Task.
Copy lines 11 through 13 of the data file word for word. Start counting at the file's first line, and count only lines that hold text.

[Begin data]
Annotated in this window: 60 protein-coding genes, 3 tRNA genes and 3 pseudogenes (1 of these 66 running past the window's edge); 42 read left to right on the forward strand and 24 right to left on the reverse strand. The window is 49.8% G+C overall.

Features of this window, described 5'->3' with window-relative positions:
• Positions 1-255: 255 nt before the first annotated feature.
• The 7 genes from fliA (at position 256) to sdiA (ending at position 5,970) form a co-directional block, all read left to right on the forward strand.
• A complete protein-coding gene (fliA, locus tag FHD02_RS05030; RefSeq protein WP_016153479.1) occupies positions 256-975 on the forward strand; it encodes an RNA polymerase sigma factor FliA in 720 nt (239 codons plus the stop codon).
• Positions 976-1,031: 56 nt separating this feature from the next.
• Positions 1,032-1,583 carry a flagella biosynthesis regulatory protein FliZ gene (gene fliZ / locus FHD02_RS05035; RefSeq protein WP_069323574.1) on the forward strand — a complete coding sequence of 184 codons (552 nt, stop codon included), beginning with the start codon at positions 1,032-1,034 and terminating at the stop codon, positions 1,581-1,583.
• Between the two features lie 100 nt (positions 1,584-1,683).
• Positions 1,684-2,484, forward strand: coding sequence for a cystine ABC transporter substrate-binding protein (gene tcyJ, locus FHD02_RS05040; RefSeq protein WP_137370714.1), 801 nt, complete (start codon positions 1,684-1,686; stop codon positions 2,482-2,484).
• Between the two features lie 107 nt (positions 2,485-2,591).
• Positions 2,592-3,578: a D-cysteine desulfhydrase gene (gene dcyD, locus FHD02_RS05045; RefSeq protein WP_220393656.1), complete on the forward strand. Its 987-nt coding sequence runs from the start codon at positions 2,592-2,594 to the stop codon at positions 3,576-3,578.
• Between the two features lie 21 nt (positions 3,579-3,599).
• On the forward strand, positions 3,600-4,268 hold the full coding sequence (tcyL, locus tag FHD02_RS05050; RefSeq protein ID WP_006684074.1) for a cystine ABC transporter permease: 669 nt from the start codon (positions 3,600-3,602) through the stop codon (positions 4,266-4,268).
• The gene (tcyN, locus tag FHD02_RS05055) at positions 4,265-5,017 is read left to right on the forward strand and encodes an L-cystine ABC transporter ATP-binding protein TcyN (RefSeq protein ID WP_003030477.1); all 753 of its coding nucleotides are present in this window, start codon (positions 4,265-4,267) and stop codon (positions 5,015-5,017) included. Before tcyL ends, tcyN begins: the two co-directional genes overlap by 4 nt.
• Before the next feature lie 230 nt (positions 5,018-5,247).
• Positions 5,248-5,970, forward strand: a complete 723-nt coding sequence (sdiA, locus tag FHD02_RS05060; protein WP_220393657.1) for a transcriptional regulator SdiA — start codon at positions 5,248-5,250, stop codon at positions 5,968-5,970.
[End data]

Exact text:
• Positions 2,592-3,578: a D-cysteine desulfhydrase gene (gene dcyD, locus FHD02_RS05045; RefSeq protein WP_220393656.1), complete on the forward strand. Its 987-nt coding sequence runs from the start codon at positions 2,592-2,594 to the stop codon at positions 3,576-3,578.
• Between the two features lie 21 nt (positions 3,579-3,599).
• On the forward strand, positions 3,600-4,268 hold the full coding sequence (tcyL, locus tag FHD02_RS05050; RefSeq protein ID WP_006684074.1) for a cystine ABC transporter permease: 669 nt from the start codon (positions 3,600-3,602) through the stop codon (positions 4,266-4,268).